"It seems harsh, but there is a limit. Do we really want to make contact with meat?"
     "I agree one hundred percent. What's there to say? 'Hello, meat. How's it going?' But will this work? How many planets are we dealing with here?"
     "Just one. They can travel to other planets in special meat containers, but they can't live on them. And being meat, they can only travel through C space. Which limits them to the speed of light and makes the possibility of their ever making contact pretty slim. Infinitesimal, in fact."
     "So we just pretend there's no one home in the Universe."
     "That's it."
     "Cruel. But you said it yourself, who wants to meet meat? And the ones who have been aboard our vessels, the ones you probed? You're sure they won't remember?"
     "They'll be considered crackpots if they do. We went into their heads and smoothed out their meat so that we're just a dream to them."
     "A dream to meat! How strangely appropriate, that we should be meat's dream."
     "And we marked the entire sector unoccupied."
     "Good. Agreed, officially and unofficially. Case closed. Any others? Anyone interesting on that side of the galaxy?"
     "Yes, a rather shy but sweet hydrogen core cluster intelligence in a class nine star in G445 zone. Was in contact two galactic rotations ago, wants to be friendly again."
     "They always come around."
     "And why not? Imagine how unbearably, how unutterably cold the Universe would be if one were all alone ..."


The End is Nigh! (or: 2012 Simplified)

You may remember Harold Camping’s prediction better than Harold Camping himself.  Camping was the minister and head of the Family Radio network that touted May 21, 2011 as when the rapture would happen.  Well, this day has since passed, and so has Camping.  Some of his followers still insist that May 21 was merely the date God silently judged all of humanity.   

Yep, it’s already been determined who’s going to hell and who’s going to heaven when the world actually ends on October 21, 2011.  Except, I guess, anyone who’s been born since May 21.  Oh, and I guess anyone who’s converted to or de-converted from Christianity in that time.  Well, I guess it’s complicated.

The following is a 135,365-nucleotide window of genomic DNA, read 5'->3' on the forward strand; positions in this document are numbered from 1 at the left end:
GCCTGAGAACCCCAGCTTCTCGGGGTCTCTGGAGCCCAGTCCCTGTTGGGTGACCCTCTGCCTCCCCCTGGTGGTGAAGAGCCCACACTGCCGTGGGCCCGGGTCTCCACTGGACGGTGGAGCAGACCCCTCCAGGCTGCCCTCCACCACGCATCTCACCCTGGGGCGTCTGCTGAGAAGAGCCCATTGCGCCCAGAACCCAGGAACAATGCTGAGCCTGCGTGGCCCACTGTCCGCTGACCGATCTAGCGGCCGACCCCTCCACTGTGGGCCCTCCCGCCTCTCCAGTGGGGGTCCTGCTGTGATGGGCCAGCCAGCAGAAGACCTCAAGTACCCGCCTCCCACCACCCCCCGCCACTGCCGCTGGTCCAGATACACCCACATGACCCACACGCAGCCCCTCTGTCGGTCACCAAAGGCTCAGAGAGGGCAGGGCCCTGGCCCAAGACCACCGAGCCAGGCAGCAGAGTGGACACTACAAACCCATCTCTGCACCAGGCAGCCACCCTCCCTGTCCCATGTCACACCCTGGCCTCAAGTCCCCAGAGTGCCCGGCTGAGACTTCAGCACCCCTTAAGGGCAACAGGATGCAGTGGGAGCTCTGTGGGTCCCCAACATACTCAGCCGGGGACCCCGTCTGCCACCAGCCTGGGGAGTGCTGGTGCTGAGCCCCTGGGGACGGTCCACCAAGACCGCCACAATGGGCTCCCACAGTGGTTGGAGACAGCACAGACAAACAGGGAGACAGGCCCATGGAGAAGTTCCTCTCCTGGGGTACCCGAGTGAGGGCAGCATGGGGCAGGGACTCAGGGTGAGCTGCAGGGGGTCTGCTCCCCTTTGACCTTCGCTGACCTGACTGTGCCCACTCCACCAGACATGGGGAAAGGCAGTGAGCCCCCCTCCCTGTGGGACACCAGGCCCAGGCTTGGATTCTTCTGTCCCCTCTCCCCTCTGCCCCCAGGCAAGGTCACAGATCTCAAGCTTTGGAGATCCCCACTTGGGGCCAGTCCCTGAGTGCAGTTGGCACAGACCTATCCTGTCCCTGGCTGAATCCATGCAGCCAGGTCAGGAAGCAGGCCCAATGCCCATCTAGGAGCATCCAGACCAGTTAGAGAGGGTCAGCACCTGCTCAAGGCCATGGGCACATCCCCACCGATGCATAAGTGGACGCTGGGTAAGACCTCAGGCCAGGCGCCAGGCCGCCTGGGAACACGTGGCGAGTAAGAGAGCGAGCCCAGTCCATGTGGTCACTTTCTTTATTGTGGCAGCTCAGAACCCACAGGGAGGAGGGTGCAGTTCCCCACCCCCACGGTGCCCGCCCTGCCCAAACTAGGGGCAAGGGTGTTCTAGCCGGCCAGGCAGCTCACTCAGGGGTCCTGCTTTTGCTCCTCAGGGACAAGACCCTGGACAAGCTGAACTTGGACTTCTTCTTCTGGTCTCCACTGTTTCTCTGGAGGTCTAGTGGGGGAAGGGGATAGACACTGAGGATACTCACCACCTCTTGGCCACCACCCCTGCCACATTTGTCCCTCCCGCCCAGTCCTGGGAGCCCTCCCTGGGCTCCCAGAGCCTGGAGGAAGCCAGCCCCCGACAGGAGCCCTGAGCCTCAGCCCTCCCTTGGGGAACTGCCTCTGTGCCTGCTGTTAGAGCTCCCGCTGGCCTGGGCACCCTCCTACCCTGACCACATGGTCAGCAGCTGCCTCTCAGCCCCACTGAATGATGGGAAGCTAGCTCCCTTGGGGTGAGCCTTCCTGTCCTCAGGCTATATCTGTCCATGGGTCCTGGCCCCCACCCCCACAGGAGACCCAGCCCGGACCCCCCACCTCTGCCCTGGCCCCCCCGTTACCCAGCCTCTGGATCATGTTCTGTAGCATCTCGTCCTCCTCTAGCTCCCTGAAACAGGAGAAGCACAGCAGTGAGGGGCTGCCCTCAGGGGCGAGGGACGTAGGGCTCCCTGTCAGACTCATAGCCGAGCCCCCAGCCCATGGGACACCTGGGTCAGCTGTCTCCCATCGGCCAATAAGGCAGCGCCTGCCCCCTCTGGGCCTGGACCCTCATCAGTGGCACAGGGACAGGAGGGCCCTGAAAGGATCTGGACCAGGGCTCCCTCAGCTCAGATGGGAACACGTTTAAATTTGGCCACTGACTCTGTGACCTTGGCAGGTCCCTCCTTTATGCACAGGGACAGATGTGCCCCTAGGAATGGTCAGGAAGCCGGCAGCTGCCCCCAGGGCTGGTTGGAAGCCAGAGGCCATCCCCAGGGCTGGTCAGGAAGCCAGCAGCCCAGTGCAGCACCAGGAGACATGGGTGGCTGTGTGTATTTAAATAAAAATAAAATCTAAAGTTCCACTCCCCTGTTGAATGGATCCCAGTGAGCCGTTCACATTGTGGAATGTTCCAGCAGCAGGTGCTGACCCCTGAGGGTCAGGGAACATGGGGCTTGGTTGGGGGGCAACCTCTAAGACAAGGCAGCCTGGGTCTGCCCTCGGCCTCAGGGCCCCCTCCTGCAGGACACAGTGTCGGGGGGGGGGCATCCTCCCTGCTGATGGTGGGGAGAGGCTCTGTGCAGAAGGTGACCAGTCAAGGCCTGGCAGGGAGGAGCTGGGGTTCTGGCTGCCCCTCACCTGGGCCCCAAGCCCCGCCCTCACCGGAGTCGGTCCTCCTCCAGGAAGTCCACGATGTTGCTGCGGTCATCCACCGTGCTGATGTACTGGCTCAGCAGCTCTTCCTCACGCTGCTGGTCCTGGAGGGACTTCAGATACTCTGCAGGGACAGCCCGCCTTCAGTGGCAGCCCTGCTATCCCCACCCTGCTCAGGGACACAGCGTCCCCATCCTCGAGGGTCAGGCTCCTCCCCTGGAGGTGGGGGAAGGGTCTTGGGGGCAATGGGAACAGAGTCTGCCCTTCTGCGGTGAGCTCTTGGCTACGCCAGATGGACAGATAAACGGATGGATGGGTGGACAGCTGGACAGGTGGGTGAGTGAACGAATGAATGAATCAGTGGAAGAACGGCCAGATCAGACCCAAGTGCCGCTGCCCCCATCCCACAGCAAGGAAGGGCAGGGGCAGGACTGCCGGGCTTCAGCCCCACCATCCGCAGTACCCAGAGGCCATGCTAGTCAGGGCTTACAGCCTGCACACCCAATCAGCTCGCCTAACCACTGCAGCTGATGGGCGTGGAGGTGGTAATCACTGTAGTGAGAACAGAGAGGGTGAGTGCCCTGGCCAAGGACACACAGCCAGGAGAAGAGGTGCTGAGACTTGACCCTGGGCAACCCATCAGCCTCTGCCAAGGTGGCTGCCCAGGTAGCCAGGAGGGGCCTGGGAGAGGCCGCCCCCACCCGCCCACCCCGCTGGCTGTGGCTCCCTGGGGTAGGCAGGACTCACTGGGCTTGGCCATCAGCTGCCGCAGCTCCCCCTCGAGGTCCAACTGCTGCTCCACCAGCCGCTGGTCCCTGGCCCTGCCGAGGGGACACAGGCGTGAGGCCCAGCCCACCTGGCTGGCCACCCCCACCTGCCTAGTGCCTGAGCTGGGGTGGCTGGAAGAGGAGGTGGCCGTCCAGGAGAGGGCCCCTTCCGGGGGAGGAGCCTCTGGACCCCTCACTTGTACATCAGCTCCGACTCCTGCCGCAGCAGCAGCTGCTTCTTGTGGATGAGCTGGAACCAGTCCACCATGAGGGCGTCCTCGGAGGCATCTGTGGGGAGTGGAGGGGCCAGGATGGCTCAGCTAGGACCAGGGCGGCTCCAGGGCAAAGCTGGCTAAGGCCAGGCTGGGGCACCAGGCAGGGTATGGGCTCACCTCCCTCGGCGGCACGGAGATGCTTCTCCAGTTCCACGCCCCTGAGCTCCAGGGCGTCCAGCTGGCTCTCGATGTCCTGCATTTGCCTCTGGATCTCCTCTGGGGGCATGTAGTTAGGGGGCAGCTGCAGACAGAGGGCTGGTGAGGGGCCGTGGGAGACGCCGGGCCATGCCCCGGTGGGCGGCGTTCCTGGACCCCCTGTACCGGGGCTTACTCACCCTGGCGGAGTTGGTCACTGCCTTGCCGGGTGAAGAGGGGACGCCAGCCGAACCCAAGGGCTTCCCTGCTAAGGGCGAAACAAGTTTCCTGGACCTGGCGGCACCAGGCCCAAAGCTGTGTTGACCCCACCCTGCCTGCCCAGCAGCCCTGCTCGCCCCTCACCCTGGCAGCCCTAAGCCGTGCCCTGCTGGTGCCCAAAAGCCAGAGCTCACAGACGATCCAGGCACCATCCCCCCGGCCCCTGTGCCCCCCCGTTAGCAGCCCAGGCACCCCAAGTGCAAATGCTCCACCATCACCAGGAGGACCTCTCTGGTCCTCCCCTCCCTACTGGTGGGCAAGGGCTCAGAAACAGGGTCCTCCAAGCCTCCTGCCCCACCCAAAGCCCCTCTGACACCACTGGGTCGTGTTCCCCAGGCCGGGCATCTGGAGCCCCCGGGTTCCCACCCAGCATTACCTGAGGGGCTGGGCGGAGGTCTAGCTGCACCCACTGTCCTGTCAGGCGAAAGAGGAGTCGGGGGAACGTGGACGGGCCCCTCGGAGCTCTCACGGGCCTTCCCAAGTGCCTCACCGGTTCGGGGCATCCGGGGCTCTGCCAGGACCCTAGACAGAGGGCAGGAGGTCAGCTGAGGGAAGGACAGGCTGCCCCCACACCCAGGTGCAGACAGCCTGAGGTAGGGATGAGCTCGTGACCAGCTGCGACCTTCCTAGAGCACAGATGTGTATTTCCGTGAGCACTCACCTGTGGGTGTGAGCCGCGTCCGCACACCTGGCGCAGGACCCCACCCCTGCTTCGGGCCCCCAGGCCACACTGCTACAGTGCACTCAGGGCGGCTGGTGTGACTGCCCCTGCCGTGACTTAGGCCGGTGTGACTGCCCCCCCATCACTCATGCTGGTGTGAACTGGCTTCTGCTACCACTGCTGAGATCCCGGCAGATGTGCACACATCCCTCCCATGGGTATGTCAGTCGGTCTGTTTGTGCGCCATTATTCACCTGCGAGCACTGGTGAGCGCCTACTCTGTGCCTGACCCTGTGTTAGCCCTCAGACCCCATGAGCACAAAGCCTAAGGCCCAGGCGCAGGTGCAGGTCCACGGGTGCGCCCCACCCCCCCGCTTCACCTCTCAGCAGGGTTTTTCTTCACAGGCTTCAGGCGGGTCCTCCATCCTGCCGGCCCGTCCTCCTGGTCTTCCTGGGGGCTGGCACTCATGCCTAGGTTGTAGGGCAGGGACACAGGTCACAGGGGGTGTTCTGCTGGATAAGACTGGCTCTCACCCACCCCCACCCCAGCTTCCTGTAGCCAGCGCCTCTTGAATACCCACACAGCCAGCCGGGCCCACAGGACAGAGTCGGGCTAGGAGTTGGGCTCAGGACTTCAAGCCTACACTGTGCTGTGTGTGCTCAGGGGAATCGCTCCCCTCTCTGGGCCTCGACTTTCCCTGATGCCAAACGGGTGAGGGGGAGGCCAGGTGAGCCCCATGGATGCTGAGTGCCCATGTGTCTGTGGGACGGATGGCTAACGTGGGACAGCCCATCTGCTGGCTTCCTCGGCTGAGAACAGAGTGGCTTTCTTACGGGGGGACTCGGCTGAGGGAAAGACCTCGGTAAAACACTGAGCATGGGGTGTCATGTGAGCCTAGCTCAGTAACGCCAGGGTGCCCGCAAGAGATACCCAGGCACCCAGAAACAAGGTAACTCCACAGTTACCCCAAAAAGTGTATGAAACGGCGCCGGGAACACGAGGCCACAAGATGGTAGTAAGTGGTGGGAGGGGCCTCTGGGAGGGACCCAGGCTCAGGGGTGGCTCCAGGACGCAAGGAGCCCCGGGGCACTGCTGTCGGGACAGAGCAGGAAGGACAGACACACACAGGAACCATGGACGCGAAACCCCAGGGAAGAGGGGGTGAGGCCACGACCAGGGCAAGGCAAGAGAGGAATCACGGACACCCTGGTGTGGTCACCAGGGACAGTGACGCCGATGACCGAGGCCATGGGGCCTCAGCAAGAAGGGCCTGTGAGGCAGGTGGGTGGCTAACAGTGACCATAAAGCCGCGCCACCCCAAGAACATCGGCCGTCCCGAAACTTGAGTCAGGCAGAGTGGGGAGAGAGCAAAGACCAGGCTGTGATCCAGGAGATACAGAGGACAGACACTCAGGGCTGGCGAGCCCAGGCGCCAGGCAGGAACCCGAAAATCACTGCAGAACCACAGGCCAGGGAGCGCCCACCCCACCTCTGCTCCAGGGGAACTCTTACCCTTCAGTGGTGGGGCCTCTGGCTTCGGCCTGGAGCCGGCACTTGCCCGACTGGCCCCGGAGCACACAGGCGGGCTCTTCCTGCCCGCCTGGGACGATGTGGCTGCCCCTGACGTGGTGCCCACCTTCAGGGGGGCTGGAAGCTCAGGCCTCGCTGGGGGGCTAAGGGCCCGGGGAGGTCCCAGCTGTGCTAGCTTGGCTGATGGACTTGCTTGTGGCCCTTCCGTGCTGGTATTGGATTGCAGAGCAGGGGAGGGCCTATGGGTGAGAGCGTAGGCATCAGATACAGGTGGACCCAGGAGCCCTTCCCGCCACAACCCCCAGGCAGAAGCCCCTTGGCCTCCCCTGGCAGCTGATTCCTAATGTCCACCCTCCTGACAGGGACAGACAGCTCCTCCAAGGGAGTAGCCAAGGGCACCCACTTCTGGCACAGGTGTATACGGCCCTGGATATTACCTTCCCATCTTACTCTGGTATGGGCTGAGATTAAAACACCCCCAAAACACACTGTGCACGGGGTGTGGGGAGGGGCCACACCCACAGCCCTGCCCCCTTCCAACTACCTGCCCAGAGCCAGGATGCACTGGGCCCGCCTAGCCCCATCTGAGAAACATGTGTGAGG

There have been many predictions about the devastation of the human race or the end of the world as we know it.  I can recall a few in my lifetime, including “some time in 1998” because, 1,998 divided by 3 is 666. 

 Nothing happened.

Then there was Y2K, which had less spiritual foundation, and more paranoia of technology behind it.  Power was supposed to go out world-wide, planes would drop out of the sky, and the entire world economy would be wiped clean because we foolishly programmed our computers everywhere to only use 2-digit dates.  Before computer programmers were concerned, even Prince sang how we should party like it was the end of the world.

 Nothing happened then either.

Perhaps the star of the show, thanks to History Channel documentaries and a Hollywood blockbuster, is the December 2012 prediction.  On December 22, 2012, the world is supposed to end.  Exactly why or how, nobody seems to agree.  Reasons from planetary alignments (which there aren’t any to happen on that date), to solar flares (largely unpredictable anyway) are deemed to be the cause.  Whatever actually is alleged to cause the destruction, the date has been picked because the ancient Mayans made a calendar that ends exactly on that date, and that somehow means that it’s also the end of the world.

Only, that’s not when the calendar ends, and if it was, what would that have to do with the end of the world?

credit: bizarro.com used without permission

The Mayan calendar goes in cycles.  Similar to how we have years, decades, and centuries, the Mayan calendar (or more accurately, the Mesoamerican calendar) has cycles called tun (360 days), k’atun (7,200 days), and b’ak’tun (114,000 days).  December 22, 2012 marks the end of the 13th b’ak’tun.  The next b’ak’tun will end another 394 years after, on March 26, 2407.  Hopefully we’ll be smart enough that far in the future to know that any paranoia over that date is also hype.

Now, this Long Count calendar is also a base 20 (vigesimal) calendar.  Today we usually count using base 10 -- that is we count from 0 to 9 and start over in the tens with 10 to 19, and so on (we call it decimal).
The b’ak’tun is the largest cycle of time on the calendar, but only goes up to 20, before starting over in a new cycle, which, I personally haven’t found the word for.  Regardless, if this was the end, the 20th b’ak’tun won’t happen until July 11, 4378.   
So if we want to assume the end of the calendar means the end of the world, we have plenty of time.  Of course, all that happens in July 4378 is the start of the 21st b’ak’tun… which doesn’t end until October 13, 4772.

In actuality, the truth is there is no “end” to the calendar at all.  It may be that’s the highest we’ve ever seen a Mayan artifact count the date, but that doesn’t mean anything.  You probably won’t be able to buy a 2013 Gregorian calendar (the one most of us use today except Muslims and some Jews) until fall of 2012. 

I suppose as long as we continue to print calendars each year, we’ll be okay.

Below are the Wikipedia articles explaining the Mayan/Mesoamerican calendar.